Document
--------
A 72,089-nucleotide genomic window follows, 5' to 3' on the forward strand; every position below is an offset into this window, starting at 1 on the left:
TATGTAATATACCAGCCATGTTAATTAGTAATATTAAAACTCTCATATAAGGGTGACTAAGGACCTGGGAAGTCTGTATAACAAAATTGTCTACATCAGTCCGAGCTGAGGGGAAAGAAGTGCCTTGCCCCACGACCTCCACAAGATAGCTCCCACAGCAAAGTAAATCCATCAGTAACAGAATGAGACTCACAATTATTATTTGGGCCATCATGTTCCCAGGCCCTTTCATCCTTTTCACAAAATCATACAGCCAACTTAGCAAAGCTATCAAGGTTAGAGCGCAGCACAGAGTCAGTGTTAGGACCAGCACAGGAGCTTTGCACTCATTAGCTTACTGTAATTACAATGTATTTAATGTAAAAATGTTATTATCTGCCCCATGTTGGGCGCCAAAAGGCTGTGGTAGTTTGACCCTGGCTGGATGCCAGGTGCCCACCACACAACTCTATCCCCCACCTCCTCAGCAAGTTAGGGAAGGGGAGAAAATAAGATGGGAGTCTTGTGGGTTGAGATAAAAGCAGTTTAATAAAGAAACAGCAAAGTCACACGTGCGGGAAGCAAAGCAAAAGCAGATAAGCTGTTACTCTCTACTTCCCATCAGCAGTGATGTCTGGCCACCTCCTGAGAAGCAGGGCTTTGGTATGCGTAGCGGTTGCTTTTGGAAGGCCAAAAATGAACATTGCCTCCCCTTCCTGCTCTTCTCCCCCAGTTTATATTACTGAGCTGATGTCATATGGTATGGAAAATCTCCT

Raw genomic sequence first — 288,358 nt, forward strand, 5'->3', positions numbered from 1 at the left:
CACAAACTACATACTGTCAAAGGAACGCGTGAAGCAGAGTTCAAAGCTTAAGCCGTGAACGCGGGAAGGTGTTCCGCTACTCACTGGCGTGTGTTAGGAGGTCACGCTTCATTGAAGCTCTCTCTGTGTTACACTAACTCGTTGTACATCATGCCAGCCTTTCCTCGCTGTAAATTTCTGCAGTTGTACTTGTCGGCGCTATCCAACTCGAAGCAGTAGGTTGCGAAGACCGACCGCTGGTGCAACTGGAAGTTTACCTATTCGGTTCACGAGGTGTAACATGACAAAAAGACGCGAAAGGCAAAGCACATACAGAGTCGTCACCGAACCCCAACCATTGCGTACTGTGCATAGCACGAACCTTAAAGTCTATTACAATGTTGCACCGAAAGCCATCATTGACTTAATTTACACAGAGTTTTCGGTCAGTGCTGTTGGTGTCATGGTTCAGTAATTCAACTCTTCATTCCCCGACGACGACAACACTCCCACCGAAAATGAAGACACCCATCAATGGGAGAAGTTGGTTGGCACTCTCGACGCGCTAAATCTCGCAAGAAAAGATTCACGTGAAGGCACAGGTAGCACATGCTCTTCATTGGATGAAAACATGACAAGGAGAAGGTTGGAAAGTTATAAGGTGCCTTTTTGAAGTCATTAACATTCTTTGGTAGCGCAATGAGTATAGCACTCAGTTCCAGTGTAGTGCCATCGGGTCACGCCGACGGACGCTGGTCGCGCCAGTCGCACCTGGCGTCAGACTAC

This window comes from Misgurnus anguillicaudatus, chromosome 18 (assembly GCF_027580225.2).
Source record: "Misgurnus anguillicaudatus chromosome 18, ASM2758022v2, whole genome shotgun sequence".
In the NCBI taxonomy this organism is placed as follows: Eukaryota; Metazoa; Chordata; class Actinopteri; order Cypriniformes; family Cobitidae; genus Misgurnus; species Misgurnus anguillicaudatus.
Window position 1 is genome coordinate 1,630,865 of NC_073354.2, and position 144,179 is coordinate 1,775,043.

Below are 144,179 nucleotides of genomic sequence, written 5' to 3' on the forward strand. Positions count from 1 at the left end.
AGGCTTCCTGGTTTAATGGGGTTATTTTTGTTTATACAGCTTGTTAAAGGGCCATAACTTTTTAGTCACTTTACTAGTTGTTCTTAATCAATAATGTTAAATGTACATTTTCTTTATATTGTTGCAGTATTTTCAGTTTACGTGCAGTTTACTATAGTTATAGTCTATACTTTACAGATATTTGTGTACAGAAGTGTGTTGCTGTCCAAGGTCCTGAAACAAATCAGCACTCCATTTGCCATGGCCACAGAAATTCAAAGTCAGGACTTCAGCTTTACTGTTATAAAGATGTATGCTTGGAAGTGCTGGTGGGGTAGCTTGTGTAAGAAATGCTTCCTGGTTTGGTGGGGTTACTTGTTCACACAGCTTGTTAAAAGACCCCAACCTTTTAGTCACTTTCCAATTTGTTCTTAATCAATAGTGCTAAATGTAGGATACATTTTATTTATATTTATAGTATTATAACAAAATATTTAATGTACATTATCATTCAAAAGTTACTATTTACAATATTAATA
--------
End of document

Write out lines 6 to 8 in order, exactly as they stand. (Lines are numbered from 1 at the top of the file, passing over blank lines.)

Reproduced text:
Source record: "Misgurnus anguillicaudatus chromosome 18, ASM2758022v2, whole genome shotgun sequence".
In the NCBI taxonomy this organism is placed as follows: Eukaryota; Metazoa; Chordata; class Actinopteri; order Cypriniformes; family Cobitidae; genus Misgurnus; species Misgurnus anguillicaudatus.
Window position 1 is genome coordinate 1,630,865 of NC_073354.2, and position 144,179 is coordinate 1,775,043.